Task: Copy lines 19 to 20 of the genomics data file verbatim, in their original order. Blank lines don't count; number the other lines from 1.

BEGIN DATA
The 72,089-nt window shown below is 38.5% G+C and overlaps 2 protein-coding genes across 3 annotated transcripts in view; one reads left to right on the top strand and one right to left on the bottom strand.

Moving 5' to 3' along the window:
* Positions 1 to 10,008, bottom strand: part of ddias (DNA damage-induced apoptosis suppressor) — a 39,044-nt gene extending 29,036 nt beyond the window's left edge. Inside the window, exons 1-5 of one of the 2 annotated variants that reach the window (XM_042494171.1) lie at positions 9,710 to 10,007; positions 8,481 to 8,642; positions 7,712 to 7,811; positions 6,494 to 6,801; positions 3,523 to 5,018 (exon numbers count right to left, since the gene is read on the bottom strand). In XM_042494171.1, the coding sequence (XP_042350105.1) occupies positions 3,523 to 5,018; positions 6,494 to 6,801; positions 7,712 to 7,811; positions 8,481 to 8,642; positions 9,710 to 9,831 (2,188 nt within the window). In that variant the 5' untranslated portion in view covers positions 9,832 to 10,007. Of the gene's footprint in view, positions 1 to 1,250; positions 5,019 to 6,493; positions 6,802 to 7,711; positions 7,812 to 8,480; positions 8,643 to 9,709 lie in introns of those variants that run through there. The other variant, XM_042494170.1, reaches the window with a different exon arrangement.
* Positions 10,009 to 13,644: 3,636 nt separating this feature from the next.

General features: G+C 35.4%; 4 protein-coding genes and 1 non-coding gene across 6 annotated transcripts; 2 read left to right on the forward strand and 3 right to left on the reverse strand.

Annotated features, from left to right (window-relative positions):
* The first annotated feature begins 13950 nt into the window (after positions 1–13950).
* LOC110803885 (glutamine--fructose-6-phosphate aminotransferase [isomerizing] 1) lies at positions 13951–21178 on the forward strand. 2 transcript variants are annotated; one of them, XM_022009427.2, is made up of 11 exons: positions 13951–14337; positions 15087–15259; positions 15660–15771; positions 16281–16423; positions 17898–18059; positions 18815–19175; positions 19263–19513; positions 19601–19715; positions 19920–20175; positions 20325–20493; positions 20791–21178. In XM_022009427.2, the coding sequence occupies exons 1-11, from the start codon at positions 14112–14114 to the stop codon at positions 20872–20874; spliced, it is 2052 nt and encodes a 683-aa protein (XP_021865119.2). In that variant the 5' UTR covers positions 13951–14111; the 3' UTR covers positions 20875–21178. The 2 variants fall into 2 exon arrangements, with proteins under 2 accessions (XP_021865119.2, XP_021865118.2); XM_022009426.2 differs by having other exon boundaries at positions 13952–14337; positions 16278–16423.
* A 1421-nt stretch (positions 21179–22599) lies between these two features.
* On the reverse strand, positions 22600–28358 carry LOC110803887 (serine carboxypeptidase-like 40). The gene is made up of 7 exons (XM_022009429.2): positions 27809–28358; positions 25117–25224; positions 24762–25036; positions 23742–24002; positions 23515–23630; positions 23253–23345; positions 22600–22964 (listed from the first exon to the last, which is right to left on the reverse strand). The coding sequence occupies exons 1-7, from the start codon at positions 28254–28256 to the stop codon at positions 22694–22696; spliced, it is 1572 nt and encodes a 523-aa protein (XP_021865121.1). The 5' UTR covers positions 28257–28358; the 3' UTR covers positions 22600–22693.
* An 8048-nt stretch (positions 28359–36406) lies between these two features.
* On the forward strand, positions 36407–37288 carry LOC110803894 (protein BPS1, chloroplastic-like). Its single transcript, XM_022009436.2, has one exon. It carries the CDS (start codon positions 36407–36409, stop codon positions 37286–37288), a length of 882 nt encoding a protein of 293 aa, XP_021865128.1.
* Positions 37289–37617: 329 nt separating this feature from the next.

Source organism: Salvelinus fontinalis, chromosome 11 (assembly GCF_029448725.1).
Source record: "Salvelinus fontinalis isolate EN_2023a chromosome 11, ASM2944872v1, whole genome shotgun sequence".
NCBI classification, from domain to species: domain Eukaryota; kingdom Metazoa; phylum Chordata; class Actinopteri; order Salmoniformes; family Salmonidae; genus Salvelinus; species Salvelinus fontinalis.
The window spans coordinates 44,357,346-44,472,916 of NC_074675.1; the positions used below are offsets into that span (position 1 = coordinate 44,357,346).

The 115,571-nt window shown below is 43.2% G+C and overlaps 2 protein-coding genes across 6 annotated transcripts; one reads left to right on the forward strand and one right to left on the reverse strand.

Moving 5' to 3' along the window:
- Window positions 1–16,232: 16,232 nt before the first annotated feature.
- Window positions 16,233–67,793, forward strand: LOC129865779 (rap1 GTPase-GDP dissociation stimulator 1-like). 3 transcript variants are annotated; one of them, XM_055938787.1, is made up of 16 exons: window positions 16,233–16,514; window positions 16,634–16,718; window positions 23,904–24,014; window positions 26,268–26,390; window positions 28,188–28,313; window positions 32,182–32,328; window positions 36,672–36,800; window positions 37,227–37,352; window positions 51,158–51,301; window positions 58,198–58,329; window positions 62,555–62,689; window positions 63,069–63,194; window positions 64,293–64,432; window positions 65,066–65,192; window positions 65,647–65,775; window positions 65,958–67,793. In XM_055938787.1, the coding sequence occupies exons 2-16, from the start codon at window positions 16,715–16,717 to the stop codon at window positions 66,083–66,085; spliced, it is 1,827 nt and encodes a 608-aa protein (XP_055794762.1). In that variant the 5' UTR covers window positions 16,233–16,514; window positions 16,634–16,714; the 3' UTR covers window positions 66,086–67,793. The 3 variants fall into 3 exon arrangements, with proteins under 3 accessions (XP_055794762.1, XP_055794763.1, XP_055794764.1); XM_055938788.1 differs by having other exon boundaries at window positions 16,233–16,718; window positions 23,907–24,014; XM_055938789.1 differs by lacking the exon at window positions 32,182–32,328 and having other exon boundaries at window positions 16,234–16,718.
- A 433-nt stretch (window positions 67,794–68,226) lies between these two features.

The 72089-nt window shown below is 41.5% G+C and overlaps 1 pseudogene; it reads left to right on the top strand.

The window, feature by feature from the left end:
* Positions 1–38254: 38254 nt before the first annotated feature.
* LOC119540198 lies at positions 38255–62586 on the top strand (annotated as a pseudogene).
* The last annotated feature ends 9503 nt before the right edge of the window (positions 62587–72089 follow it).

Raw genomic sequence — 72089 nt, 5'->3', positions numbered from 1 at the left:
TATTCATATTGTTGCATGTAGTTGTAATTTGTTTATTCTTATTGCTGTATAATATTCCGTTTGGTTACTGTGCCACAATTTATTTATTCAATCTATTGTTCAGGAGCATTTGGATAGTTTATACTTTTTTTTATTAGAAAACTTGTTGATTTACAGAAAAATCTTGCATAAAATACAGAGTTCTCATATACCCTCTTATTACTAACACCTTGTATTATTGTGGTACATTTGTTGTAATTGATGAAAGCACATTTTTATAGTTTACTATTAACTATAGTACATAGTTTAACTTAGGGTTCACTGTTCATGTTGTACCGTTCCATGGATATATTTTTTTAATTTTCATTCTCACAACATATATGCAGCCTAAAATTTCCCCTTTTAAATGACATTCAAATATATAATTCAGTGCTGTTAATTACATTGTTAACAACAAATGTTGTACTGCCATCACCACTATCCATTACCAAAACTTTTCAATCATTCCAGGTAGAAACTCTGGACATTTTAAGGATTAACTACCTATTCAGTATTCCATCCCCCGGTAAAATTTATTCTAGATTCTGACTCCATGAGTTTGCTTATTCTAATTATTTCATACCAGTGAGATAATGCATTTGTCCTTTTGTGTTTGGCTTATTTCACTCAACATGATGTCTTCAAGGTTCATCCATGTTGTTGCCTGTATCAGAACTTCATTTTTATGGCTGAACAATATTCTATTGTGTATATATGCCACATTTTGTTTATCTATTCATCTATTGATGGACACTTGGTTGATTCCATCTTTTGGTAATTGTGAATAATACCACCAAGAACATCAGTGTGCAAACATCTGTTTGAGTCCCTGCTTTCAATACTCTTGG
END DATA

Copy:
Moving 5' to 3' along the window:
- Window positions 1–16,232: 16,232 nt before the first annotated feature.